A few months before, with foreshadowings of the end of this doomed love affair plaguing me, I had cut his initials into my hip with a safety pin.  By the time I stopped hoping for a miracle on the other end of the line, the initials had long faded.  I moved to my arms.

It's a slow kind of therapy, making your own blood emerge from your skin.  It feels tangible when your agony feels anything but.  It feels real when you aren't sure if it's day or night.  It feels like asking for help, which you know you should be doing but can't bring your lips to say the words.  There's a strange chemistry of nurture in the endorphins that you desperately long for; your brain rushes to comfort your heart in a tragically beautiful attempt at healing.  

But it never lasts.  

I kept it private, for the most part.  Not because I really cared if people knew, but because it seemed like the thing to do.  One night some friends delivered me back to my dorm room nearly unable to walk from the tequila.  I woke up in the morning in my roommate's bed to find pained compassion in her eyes.  "You were trying to cut your arms with the corner of that picture frame", she said quietly, nodding towards my bedside table. "You kept screaming 'bleed!'.  I thought it'd be best if you slept here."

If you ask Deloris about our freshman year, she'll say that we took care of each other.  Neither of us were making a whole lot of healthy life choices at the time.  But I think about that night, and I wonder what her faithful presence spared me from.  We don't have to have our act together to lessen each other's burdens, we just have to show up for each other.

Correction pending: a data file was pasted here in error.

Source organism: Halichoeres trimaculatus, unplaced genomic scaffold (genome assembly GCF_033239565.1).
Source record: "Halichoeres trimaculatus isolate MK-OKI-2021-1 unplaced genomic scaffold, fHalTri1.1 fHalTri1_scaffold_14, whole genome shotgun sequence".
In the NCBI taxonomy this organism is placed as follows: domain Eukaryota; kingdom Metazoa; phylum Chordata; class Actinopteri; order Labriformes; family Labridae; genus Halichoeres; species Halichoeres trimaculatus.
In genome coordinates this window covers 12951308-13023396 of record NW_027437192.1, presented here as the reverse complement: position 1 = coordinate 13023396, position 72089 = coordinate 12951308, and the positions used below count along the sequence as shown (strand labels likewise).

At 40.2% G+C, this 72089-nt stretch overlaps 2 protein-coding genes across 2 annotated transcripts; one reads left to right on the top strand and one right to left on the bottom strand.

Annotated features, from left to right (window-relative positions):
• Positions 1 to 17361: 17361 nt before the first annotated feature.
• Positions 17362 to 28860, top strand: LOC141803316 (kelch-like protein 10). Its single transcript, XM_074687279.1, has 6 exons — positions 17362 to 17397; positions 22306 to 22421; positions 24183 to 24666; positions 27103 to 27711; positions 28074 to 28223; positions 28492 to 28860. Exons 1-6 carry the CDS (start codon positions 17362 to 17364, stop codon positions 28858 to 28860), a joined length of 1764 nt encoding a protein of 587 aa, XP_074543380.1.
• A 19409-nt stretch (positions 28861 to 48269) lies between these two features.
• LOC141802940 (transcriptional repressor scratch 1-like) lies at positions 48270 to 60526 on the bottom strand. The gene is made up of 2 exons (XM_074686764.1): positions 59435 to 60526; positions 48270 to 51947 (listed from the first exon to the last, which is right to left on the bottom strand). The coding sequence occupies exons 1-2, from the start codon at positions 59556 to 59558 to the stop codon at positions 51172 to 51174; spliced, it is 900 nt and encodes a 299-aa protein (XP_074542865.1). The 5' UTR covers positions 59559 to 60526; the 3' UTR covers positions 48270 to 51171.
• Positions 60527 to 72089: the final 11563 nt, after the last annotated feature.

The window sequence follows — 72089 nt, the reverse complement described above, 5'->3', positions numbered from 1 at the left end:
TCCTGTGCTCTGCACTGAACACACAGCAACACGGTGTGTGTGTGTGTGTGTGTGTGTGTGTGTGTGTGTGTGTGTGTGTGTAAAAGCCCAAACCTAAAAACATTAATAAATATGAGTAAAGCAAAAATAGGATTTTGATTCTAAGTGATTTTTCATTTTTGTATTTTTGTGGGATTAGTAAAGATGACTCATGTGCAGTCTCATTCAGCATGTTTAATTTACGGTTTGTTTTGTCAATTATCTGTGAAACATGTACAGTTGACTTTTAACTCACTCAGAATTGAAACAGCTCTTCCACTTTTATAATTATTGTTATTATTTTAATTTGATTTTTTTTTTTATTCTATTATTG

After a few months my parents found out, God bless their terrified hearts, and they set me up with a Christian counselor on campus.  I gained enough tools to cope in other ways and quit cutting, mostly so that everyone would quit worrying about me all the time, but the truth was I was lost.  Although the term "lost" didn't quite fit either, because didn't I have Jesus as my personal Lord and Savior?  But what was I really saved from?  I didn't feel particularly saved.

Eventually I settled down with a serious boyfriend.  All the saints and angels know we had more than our share of dysfunction, but living with him probably kept me out of a good bit of trouble for awhile and I think he did really love me.  But after a year, I cracked under the stress of his chronic rages and my own instability.  We broke up, and I was more numb than heartbroken.  I remember one Saturday waking up at 4:30 PM.

I knew I wanted a different life, and I knew that supposedly Jesus was the way.  I even began darkening the doorway of a church here and there.  My mom had once given me the Bible she'd used at my age and one day, alone in my sophomore dorm room, I thought "what the hell?" and picked it up.  There were markings in it that she herself had made in college, which fascinated me, and I was drawn to one in John.  "In this world you will have many troubles, but cheer up, for I have overcome the world!" (16:33)

And I have absolutely no idea why such a seemingly trite saying sparked it, but for the first time in as long as I could remember I felt the deep-bone truth of what the hymn writer had described: "a thrill of hope, the weary world rejoices...".  

It wasn't over.  And really, it hadn't even begun.  But undeniably, it was there: a spark, an inkling, a miniscule sprout... a whisper saying maybe, maybe, Jesus is more than you know.


Someday, the light will shine like a sun through my skin & they will say, 'what have you done with your life?' & though there are many moments I think I'll remember, in the end, I will be proud to say, I was one of us.

(Brian Andreas, Storypeople)